Case Study On Delhi International Airport

1752 Words8 Pages
8.1 DESIGN AND TECHNICAL ASSESSMENT The Delhi International Airport, built in 37 months and designed to serve 34 million passengers a year. This new world-class terminal for India’s second-busiest airport more than doubled Indira Gandhi International Airport’s passenger capacity. Delhi International Airport is a nine-story terminal building which has two piers, 78 gates, six check-in islands with 168 check-in counters and 95 immigration counters. The terminal has 800 flight information display systems and 8,000 speakers. It has retail area which offers duty free stores for passengers to get the feel of a huge mall inside the terminal itself. Swanky lounges, nap and shower rooms add to passenger delight. To satisfy different taste buds, the…show more content…
Today, approximately 80 Indian airports handle scheduled services, operated by nine domestic airlines, with a combined fleet of some 400 aircraft. Over the last decade scheduled aircraft movements have more than doubled from 718,000 to more than 1.6 million in FY2015, supplemented by a further 281,000 general aviation movements. In addition to arriving and departing movements, Indian airspace handles approximately 400,000 annual over-flight movements. India’s airspace covers 9.5 million square kilometers, of which just over 60% is oceanic, comprising regions over the Arabian Sea, the Bay of Bengal and the Indian Ocean. Approximately 35% of the airspace in India is reserved for military use which does create challenges for commercial operations. The airspace is divided into four primary Flight Information Regions (FIR) at Delhi, Mumbai, Chennai and Kolkata, with a sub-FIR at Guwahati. According to the International Air Transport Association, air traffic in India has grown 19.4 per cent between January and June 2015, which is the highest amongst top seven domestic airline markets in the world, outstripping China that grew 12.3 per cent in the same period. According to Directorate General of Civil Aviation, domestic airlines flew 45 million passengers between January and July, compared with 37.6…show more content…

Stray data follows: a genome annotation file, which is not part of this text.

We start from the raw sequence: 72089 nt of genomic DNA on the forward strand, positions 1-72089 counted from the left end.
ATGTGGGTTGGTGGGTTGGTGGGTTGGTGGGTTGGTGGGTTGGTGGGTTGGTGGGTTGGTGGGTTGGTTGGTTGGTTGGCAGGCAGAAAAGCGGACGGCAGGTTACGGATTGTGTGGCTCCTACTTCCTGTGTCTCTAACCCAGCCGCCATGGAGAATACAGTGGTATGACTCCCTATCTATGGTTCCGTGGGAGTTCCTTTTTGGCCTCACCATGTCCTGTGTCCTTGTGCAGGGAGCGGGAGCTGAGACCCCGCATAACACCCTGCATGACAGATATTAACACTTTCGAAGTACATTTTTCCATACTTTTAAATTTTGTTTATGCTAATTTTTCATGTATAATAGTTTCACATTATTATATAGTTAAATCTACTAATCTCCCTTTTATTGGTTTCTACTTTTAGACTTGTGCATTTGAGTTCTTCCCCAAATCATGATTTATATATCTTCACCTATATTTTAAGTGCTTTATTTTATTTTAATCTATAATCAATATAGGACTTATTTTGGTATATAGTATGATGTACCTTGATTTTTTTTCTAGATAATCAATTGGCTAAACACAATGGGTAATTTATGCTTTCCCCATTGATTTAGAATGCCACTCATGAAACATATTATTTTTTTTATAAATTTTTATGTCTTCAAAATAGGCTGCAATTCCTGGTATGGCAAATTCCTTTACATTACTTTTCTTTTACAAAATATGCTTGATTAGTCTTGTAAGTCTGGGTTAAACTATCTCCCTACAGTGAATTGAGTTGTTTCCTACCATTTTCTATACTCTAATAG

SBAS is a system to improve the accuracy of a GNSS receiver by providing reference signals. It is the flagship project of the airspace modernization plan. With GAGAN, India will become the fourth market in the world to offer space-based satellite navigation services to the aviation sector. GAGAN will provide augmentation service for GPS over the Indian land mass, the Bay of Bengal, South East Asia, the Middle East and the Arabian Sea extending up to Africa. The benefits of GAGAN include improved efficiency, direct routes, increased fuel savings, approach with vertical guidance at runways, significant cost savings due to withdrawal of ground aids and reduced workload of flight crew and Air Traffic

More about Case Study On Delhi International Airport

Open Document